Lunch at Wild Mango's
Parking a golf cart in town seems best described as “creative abandonment”: stop your cart, take the key, lock the padlock, and consider it “parked” so long as it’s in no one’s way.
Many employees of the resorts north of San Pedro, as well as workers on construction projects in that area, come to work by boat or bicycle. Early morning beach walks included exchanging greetings with locals pedaling north on their bikes.
Labor on construction projects was primarily being done by hand, including mixing huge amounts of concrete with a simple mixer, and very simple scaffolding for a very large building. Materials and machines are brought in by barge, generally arriving late evening and leaving early morning, presumably for aesthetic reasons.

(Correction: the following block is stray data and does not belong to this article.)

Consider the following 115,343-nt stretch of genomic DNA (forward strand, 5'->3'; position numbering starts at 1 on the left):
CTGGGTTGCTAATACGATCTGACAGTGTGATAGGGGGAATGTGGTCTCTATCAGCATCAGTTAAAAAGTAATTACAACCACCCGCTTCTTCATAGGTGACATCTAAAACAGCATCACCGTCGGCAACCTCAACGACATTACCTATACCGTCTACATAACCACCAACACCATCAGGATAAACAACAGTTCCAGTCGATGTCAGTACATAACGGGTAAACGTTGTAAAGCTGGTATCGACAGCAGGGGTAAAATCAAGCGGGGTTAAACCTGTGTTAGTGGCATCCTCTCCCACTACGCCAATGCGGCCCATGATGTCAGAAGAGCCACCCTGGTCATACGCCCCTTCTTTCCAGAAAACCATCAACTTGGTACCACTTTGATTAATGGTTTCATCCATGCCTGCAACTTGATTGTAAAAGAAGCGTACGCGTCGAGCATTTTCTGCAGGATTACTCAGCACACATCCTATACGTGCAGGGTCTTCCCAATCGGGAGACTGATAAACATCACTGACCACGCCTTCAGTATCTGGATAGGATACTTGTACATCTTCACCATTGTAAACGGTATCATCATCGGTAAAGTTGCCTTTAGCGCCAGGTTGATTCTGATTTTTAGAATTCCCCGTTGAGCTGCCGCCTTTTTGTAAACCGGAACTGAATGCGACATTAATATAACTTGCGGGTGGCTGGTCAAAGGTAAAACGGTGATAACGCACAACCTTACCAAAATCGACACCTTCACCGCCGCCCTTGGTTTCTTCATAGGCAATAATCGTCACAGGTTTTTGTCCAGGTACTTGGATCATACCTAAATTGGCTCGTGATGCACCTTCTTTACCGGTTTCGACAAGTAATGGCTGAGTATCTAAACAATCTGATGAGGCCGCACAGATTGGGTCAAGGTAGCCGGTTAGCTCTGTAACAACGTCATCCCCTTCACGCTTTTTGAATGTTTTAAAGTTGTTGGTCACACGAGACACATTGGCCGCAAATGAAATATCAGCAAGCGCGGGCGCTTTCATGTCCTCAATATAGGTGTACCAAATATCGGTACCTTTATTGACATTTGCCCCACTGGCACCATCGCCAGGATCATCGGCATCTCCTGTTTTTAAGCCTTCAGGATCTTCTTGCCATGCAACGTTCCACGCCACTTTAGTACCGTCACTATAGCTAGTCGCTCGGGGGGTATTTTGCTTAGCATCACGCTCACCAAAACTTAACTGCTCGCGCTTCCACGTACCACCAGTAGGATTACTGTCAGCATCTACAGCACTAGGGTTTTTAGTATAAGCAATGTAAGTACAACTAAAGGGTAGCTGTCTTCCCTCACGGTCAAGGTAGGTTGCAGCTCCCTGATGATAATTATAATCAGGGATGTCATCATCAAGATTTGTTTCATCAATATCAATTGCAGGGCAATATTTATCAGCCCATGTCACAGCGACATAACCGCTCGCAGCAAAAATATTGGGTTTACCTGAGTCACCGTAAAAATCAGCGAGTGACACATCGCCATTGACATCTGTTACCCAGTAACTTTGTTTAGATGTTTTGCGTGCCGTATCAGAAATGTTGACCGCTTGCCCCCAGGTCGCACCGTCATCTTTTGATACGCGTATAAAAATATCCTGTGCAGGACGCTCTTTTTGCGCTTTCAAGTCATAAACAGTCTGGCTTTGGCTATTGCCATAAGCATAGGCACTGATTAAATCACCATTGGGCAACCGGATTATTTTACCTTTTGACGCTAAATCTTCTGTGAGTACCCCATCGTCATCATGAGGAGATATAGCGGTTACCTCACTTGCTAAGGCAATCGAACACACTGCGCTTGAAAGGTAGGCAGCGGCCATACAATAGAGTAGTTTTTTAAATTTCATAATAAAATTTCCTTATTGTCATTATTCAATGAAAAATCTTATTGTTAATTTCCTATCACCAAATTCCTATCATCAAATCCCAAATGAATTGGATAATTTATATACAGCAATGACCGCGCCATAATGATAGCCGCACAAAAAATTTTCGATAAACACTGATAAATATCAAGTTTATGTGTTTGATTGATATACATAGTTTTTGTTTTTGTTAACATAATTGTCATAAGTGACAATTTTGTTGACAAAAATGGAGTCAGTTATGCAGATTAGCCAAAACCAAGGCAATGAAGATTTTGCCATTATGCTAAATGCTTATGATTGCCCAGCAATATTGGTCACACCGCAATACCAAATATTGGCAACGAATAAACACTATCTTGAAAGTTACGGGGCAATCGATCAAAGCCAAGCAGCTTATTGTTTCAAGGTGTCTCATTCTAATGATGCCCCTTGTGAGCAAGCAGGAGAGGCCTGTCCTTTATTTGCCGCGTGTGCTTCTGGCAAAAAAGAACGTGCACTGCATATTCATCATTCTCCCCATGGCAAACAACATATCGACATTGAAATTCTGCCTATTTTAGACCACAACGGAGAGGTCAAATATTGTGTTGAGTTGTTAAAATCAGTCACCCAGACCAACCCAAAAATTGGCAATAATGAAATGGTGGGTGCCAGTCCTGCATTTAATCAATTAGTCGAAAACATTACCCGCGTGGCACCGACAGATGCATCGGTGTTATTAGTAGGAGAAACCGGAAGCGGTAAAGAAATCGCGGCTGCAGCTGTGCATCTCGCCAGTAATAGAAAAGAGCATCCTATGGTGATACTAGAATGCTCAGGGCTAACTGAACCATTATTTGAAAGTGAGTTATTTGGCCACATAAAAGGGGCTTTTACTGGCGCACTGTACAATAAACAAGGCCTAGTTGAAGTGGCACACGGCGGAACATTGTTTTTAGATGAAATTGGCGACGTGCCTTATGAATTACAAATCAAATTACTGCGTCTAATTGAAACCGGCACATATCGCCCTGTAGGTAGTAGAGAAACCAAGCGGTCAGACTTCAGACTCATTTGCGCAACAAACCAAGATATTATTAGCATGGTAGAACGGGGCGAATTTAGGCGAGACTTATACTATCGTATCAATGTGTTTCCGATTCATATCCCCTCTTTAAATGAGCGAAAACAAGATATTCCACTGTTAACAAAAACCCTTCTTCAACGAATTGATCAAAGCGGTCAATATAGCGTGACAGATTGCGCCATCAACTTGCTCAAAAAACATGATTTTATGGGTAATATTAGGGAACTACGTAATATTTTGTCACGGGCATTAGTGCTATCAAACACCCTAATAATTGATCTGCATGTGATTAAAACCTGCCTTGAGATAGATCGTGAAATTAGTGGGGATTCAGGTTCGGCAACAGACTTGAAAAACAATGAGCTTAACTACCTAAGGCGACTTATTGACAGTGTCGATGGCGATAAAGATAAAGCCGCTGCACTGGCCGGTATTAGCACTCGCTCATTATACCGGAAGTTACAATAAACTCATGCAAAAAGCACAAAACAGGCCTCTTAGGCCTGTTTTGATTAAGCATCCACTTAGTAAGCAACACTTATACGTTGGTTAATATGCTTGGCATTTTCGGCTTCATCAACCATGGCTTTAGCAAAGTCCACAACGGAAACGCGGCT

Weather was not the norm for January. As well as more wind than usual, there was a 6-8” rainfall on Tuesday January 24. On rainy days, between showers we explored the beaches and gathered shells and coral, and explored more of town. We also had a surprising get-together with acquaintances of my sister whom she’d not seen for over twenty years; they reside part of the year in Canada, where my sister had known them, and are now building a house only a couple miles from Belizean Shores.
Our snorkeling excursion with Alfonso (January 25: Hol Chan, Shark Ray Alley, and Coral Gardens) was very special. I have never before had such a fine snorkeling guide. He is very knowledgeable and shares his knowledge clearly and with vibrant good cheer. Experiencing Shark Ray Alley with Alfonso is a unique experience. Not many sharks that day, but LOTS of rays, also fish.
Alfonso and Angel